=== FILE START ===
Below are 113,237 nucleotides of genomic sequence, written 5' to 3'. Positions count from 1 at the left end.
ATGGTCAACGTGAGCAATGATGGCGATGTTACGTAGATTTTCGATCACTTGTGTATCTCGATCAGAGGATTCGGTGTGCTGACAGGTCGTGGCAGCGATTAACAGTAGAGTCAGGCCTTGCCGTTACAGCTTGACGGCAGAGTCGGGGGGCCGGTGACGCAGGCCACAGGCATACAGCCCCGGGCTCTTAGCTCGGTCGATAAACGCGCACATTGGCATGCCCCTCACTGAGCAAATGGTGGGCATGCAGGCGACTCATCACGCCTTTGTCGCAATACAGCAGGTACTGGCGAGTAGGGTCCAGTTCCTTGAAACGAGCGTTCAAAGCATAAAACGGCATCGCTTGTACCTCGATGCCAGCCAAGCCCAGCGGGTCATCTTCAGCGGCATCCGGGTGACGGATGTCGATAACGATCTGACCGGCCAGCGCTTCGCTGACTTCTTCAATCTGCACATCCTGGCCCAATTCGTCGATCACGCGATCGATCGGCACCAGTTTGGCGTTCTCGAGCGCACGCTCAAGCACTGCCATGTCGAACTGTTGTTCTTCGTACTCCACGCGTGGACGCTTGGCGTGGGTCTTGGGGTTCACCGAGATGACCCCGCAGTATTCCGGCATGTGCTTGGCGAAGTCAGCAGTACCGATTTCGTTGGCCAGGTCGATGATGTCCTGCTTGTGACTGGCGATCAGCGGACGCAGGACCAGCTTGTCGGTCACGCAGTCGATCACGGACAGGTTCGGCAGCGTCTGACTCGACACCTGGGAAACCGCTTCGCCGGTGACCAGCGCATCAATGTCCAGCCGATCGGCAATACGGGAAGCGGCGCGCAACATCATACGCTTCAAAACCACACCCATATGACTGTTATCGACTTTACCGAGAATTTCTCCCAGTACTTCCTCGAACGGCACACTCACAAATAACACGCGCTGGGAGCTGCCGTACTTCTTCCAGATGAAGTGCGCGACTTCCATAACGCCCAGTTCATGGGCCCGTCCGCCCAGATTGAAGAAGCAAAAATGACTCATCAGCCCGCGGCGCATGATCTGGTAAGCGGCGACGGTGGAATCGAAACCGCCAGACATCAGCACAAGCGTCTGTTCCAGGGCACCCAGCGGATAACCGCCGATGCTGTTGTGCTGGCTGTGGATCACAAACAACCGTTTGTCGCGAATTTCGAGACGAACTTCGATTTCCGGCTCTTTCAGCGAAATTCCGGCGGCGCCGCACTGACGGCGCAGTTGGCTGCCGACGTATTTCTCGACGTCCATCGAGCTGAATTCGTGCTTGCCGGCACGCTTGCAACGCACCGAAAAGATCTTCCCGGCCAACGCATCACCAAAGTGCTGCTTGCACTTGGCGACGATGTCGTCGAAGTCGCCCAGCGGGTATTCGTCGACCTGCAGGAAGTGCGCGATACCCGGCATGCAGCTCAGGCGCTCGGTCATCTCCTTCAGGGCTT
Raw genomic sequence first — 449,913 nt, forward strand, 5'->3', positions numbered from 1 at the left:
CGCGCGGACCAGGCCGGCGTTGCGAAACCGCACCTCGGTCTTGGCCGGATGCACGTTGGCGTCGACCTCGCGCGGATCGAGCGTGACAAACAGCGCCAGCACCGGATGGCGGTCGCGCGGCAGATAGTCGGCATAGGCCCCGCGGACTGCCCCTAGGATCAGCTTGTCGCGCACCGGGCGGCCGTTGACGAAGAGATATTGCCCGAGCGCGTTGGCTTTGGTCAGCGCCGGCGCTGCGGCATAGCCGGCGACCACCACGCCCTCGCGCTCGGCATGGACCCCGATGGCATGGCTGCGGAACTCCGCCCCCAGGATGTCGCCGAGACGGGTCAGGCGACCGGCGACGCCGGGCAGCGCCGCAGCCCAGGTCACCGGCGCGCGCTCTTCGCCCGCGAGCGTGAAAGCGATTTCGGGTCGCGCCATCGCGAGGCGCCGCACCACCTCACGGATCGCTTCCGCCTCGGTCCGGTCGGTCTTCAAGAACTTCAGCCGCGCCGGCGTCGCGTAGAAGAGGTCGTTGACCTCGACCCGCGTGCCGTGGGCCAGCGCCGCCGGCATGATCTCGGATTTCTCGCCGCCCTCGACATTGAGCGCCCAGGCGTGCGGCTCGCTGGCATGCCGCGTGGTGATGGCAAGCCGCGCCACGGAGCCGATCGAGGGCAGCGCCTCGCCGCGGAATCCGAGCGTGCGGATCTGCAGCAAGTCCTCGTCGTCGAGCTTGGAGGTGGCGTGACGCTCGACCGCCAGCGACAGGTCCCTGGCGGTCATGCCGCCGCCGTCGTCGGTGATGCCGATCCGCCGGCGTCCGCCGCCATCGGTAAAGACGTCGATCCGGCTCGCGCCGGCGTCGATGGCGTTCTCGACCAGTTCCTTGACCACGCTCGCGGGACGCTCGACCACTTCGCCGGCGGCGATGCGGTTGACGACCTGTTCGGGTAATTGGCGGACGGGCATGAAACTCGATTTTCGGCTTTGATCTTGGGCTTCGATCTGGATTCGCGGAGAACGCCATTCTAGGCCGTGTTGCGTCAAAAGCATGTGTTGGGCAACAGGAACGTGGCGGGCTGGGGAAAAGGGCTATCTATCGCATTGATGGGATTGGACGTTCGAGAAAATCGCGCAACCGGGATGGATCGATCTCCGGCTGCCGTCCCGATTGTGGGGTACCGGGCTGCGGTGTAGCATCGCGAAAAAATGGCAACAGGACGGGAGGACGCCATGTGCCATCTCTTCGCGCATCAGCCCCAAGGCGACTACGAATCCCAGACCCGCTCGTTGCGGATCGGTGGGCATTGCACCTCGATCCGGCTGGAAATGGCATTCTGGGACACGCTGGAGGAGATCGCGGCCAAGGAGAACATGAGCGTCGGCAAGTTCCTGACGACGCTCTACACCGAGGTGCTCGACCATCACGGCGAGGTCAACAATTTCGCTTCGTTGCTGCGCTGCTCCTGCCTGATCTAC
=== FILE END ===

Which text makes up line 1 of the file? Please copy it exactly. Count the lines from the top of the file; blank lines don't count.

Below are 113,237 nucleotides of genomic sequence, written 5' to 3'. Positions count from 1 at the left end.